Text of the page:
As May has come to a close, it has seen widespread easing of lockdown measures around the world. It is yet too early to gauge how the virus will react to such measures and to what extent a second spike will emerge. It is likely that waves of new infections will occur, but the hope is that they will be localised and more easily contained, given experiences of the last few months. The world appears to have moved from uncertainty and despair of the situation to a phase of learning to live with it – at least until more effective treatment is developed, and a vaccine is ultimately found. Markets have responded accordingly, with the wild swings of March and April, calming in May.
We have been spending time assessing the nature of this crisis, relative to others. The financial crisis in 2008 could be considered a systemic shock – which changes the whole level of the stock market. Everyone gets poorer and it is bad for us all. The other type of shock is idiosyncratic, where the effects vary across different sectors, different parts of the economy and across the world – and investors have to decide who are the long-term winners and who are the losers. It is this (systemic) type of shock Central Banks are desperate to avoid. We have seen from the policy response to COVID-19, that huge attempts are being made to stop this idiosyncratic shock becoming systemic.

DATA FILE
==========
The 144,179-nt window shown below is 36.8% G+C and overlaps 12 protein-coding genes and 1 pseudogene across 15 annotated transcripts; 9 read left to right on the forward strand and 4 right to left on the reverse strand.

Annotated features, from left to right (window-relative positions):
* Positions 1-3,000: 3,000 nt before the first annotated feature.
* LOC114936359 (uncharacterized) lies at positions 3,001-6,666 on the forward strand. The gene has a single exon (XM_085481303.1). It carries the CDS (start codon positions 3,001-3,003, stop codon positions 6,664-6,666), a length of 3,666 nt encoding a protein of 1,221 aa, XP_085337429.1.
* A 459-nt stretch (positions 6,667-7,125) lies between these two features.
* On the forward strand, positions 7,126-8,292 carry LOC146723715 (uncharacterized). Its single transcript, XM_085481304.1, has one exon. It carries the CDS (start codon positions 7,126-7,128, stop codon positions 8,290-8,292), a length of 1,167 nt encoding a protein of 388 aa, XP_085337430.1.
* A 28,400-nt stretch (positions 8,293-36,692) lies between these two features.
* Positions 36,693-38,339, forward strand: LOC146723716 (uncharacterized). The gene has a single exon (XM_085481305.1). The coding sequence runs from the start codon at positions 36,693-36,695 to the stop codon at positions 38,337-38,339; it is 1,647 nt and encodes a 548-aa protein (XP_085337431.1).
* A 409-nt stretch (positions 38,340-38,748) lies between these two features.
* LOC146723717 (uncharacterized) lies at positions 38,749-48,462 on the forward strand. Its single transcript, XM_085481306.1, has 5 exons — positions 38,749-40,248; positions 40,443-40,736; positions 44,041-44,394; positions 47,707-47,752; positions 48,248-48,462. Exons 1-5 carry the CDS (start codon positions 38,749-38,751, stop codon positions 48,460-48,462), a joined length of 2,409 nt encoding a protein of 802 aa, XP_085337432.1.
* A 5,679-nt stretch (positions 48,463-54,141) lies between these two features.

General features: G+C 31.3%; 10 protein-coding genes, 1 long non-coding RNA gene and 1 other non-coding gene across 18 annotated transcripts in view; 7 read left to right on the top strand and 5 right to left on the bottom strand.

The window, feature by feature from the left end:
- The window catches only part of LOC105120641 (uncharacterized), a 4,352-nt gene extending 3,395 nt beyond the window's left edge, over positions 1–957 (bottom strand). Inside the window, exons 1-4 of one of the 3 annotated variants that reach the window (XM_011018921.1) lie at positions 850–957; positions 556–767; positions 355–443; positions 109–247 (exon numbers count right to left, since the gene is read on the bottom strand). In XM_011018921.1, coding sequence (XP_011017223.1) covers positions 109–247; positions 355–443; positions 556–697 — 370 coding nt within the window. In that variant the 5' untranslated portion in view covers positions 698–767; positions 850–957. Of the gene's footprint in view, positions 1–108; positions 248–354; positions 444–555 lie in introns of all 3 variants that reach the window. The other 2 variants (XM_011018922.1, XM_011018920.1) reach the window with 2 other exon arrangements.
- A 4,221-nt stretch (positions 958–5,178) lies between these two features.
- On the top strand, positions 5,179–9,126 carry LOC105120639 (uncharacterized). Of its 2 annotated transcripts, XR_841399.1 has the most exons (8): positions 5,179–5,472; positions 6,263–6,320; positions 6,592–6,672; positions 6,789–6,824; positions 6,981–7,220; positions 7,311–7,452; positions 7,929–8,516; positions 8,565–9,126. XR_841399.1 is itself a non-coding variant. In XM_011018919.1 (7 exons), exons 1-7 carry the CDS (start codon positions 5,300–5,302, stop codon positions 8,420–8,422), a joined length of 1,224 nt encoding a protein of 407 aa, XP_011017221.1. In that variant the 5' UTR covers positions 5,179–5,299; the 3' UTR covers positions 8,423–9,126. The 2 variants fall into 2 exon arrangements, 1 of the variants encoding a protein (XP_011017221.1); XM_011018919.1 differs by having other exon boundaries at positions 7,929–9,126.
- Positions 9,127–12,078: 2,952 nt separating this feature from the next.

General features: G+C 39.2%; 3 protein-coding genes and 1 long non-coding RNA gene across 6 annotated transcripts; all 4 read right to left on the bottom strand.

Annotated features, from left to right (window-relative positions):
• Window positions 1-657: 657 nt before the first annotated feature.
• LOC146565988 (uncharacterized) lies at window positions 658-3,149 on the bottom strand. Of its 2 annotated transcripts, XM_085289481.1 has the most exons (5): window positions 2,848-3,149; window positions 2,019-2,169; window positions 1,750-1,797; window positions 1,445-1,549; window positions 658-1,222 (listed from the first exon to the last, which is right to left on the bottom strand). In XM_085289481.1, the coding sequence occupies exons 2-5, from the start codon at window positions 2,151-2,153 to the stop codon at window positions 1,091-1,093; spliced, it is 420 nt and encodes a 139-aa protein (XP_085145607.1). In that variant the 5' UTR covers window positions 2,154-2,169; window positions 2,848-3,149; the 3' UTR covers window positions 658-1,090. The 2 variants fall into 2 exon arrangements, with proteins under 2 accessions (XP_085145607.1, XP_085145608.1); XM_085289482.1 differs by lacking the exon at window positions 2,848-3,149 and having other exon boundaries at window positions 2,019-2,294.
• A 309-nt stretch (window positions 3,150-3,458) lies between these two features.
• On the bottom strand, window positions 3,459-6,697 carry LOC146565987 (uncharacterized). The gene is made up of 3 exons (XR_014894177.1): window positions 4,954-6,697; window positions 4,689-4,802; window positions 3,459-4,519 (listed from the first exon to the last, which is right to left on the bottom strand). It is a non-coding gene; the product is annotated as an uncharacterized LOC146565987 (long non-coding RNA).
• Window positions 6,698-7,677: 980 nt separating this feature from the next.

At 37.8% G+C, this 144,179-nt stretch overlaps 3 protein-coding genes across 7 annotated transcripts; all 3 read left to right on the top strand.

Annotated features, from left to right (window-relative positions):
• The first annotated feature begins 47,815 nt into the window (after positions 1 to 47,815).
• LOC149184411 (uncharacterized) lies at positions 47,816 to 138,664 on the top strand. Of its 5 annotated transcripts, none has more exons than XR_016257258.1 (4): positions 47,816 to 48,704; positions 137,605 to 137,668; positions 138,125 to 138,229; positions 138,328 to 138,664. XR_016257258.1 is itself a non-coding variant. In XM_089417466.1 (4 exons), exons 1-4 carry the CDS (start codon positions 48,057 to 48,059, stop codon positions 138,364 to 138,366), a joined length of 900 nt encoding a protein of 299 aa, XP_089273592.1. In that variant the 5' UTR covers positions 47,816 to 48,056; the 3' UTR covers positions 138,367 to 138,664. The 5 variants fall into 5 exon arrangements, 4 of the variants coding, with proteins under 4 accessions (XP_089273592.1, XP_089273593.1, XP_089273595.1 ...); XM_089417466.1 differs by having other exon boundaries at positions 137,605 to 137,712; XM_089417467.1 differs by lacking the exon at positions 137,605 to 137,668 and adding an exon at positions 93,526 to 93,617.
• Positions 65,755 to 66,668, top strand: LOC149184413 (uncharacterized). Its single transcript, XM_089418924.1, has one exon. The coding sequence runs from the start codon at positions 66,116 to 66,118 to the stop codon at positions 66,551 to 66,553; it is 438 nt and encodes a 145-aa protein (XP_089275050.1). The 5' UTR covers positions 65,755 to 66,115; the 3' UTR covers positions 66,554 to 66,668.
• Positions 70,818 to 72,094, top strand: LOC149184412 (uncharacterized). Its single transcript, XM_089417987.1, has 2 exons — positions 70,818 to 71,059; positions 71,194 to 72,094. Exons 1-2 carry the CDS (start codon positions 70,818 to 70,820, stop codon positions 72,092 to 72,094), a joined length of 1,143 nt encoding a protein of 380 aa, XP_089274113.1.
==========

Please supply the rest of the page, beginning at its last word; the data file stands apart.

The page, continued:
The rise in the value of risk assets (equities) since the market bottom in March, has been led by those companies best placed to either capitalise or weather the effects of COVID-19. These have been sectors such as technology, consumer staples and utilities. That still leaves a big part of the market relatively close to the lows of March. As (bad) luck would have it, it is those sectors that have not fared well in the years prior to the pandemic that have been hurt the hardest – financials, energy and industrials to name a few. These sectors have been firmly in the value camp for a number of years now, with valuation dispersion (relative to quality/growth business) now at historically divergent levels. Favouring ‘value’ stocks (which offer a useful level of income and an underpinning of asset value) over ‘growth’ stocks, has been a winning approach over the very long-term, but this has not rewarded investors over the past decade. Whilst a number of businesses in these sectors are in poor condition, there are pockets of real opportunity emerging – and it is these areas that we are assessing, with a view to a partial allocation of capital in favoured managers best place to exploit such opportunities over the medium-to-long term.
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